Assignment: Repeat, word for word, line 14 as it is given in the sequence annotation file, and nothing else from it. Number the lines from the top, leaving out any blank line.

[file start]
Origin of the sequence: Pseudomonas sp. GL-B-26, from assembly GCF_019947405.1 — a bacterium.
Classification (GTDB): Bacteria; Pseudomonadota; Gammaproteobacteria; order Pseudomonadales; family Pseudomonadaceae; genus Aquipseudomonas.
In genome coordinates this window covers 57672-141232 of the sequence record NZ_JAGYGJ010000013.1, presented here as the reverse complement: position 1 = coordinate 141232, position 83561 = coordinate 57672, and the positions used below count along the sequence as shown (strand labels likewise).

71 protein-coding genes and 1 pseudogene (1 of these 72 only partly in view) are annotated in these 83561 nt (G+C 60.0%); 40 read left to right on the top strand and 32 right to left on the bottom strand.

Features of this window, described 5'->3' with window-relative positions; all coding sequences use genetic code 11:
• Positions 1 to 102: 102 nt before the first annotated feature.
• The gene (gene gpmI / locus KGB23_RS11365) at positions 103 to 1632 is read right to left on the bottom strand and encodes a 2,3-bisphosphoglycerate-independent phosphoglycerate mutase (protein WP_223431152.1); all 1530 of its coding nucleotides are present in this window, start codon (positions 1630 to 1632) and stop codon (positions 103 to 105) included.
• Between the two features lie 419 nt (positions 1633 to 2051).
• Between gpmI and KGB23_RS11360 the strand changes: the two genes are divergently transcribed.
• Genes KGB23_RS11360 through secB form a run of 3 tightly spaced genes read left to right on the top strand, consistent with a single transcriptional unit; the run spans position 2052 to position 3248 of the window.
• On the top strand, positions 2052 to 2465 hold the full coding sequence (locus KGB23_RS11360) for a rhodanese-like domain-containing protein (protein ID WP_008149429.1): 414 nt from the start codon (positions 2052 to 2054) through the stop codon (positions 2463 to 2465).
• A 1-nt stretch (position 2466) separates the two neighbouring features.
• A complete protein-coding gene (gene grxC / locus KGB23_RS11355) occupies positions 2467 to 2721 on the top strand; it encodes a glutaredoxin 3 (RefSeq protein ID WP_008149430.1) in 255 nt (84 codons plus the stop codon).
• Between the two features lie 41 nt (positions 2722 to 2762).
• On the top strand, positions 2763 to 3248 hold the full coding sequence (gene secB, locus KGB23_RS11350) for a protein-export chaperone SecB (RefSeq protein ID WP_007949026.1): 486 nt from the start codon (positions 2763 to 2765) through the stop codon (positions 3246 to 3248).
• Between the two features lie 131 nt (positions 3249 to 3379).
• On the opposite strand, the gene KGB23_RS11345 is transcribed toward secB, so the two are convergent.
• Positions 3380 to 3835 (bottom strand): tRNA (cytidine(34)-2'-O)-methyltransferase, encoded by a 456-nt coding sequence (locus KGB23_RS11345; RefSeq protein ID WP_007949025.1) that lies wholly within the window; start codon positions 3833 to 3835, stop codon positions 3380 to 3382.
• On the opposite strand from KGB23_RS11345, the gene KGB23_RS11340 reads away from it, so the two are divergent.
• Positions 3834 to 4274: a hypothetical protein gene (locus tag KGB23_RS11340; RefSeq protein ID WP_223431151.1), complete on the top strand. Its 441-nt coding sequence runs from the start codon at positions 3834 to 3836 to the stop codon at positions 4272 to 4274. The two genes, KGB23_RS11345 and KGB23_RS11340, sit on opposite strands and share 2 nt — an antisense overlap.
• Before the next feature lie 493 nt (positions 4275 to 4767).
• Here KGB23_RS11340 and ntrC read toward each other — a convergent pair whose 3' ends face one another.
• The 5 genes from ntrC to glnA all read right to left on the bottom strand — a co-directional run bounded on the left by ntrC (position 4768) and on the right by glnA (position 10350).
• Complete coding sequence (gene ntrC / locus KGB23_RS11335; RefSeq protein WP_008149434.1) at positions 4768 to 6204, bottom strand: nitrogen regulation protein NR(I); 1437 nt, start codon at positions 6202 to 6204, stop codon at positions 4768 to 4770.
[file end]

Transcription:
• Between the two features lie 41 nt (positions 2722 to 2762).